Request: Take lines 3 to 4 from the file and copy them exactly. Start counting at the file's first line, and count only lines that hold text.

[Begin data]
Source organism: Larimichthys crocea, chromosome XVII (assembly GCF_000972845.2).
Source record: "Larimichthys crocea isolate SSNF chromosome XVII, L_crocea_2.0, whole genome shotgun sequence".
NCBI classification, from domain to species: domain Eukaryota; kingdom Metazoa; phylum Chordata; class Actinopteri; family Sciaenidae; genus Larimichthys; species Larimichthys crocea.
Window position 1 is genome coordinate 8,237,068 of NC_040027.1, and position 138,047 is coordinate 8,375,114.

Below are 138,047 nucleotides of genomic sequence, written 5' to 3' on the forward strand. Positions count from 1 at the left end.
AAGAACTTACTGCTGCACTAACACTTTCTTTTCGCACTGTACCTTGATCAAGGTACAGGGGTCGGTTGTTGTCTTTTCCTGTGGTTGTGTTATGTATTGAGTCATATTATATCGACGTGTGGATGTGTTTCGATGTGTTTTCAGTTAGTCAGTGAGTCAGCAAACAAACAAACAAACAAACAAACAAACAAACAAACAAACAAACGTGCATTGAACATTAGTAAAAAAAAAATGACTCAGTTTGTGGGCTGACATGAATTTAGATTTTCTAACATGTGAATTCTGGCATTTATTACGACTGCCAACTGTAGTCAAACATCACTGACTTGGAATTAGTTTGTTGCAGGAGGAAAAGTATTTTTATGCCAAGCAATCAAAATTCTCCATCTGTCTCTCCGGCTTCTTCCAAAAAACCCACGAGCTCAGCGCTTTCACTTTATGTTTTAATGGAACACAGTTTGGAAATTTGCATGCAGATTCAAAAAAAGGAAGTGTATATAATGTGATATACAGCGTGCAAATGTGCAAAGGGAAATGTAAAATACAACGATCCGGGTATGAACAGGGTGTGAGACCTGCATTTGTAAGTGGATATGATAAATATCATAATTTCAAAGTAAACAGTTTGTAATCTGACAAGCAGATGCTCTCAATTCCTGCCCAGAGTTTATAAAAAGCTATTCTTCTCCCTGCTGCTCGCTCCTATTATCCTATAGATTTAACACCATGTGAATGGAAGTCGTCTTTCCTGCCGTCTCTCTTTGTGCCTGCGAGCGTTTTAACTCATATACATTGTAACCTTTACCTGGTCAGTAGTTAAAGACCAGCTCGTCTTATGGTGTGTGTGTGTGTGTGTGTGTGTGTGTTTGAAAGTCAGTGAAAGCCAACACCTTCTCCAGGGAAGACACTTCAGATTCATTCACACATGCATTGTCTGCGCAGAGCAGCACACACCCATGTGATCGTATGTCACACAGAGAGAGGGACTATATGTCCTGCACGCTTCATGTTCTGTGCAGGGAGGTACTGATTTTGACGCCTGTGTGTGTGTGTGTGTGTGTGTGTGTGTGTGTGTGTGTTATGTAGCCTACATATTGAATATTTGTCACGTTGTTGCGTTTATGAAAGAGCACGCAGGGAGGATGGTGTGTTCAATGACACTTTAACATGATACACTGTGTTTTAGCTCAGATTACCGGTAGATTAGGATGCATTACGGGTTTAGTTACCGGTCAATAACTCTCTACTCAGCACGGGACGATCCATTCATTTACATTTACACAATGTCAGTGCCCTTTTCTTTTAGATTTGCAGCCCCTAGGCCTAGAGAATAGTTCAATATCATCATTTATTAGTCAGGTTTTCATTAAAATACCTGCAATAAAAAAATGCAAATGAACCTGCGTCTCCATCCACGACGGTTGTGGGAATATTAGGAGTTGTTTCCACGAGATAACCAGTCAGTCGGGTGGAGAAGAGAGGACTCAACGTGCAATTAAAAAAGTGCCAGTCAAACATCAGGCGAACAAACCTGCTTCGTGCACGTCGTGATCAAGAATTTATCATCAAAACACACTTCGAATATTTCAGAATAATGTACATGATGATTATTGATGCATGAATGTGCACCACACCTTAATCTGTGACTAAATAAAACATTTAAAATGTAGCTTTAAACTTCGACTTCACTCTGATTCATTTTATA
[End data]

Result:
NCBI classification, from domain to species: domain Eukaryota; kingdom Metazoa; phylum Chordata; class Actinopteri; family Sciaenidae; genus Larimichthys; species Larimichthys crocea.
Window position 1 is genome coordinate 8,237,068 of NC_040027.1, and position 138,047 is coordinate 8,375,114.